Mitt Romney's lead among senior voters shrivels [Reuters/Ipsos, 9/24]: "[D]uring the past two weeks - since just after the Democratic National Convention - support for Romney among Americans age 60 and older has crumbled, from a 20-point lead over Democratic President Barack Obama to less than 4 points."
...But his support is solid with middle-class [Politico/GWU, 9/24]: Among voters who identify themselves as "middle class," support for President Obama trails Romney's, 41 to 55 percent.
Following Univision forum, Obama's lead with Latinos grows [Latino Decisions, 9/24]: Obama leads Romney among Latino voters 69 to 24 percent. That's a four-point growth in support from the group for Obama over the course of five weeks.
Half of those in poverty have no party affiliation [Gallup, 9/21]: Fifteen percent of those in poverty identify themselves as Republicans. For Democrats, affiliation is higher at 32 percent. But a whole 50 percent call themselves Independents, "leaners" or say they don't know.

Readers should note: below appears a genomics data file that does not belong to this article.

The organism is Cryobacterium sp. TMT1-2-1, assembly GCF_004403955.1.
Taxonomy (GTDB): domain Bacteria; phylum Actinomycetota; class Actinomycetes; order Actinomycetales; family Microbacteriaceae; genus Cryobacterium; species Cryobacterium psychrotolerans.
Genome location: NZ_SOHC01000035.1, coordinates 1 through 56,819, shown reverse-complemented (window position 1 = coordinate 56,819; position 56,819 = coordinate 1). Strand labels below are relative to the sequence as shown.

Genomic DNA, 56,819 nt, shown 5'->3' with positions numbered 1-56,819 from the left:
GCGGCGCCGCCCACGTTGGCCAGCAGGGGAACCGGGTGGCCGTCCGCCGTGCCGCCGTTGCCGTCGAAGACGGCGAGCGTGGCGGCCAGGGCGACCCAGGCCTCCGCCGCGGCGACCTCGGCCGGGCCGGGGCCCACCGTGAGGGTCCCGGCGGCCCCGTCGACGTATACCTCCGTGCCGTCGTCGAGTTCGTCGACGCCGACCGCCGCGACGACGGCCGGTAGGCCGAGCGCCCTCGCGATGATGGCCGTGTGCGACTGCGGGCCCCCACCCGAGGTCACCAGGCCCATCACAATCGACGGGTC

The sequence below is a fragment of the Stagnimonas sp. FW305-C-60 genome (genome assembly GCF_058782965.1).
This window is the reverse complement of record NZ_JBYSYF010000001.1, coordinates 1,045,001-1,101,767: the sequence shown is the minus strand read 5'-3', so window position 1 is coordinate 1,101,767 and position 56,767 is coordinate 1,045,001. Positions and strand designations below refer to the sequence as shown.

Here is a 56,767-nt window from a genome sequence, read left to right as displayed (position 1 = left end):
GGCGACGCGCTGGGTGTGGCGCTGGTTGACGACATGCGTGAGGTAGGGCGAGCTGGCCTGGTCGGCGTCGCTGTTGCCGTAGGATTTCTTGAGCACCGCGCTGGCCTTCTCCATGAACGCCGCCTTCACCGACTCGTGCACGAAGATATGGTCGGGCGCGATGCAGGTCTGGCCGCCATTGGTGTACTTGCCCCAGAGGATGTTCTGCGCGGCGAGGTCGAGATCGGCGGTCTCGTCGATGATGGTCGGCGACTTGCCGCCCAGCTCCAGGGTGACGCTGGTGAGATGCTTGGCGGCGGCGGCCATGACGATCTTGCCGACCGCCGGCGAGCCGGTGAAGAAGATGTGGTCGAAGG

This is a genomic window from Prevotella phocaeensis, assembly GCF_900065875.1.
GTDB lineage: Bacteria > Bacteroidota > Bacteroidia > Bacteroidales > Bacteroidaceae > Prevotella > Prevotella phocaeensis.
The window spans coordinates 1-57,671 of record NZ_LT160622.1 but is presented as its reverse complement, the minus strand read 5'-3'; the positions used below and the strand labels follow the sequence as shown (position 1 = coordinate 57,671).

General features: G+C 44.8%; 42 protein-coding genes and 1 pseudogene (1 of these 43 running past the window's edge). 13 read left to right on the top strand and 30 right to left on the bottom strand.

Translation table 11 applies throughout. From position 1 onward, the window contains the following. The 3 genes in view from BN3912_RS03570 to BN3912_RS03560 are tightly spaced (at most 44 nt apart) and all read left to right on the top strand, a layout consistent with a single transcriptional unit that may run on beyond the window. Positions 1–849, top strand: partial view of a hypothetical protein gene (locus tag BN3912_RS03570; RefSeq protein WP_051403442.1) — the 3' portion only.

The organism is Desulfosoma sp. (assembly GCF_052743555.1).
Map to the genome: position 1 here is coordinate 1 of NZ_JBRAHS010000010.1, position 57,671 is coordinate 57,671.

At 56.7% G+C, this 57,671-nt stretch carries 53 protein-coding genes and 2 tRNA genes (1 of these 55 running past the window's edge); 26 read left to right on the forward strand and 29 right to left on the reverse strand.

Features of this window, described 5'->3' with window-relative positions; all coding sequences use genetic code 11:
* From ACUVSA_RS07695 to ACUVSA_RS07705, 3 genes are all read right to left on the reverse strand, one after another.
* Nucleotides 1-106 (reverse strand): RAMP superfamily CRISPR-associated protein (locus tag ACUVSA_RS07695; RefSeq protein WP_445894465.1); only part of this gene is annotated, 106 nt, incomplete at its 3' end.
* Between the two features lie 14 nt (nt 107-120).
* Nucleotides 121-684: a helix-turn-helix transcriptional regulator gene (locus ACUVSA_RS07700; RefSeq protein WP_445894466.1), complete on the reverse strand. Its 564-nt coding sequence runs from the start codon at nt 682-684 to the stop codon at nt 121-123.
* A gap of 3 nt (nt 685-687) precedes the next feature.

Likely voters torn between Paul Ryan's, Joe Biden's readiness [Rasmussen, 9/24]: "Forty-four percent (44%) of Likely U.S. Voters say Vice President Joe Biden is more qualified to serve as the nation's chief executive if need be. ... But just as many (44%) say Mitt Romney's running mate, Wisconsin Congressman Paul Ryan, is more qualified to serve. Twelve percent (12%) are undecided."
Four years later, economy is still top issue [Pew, 9/24]: "Fully 87% of registered voters say that the economy will be very important to their vote, while 83% say jobs will be very important to their vote. Four years ago, the economy also was the top priority for voters."
The horse race [RCP average, 9/24]: An average of national polls shows Obama leading Romney 48.6 to 44.9 percent.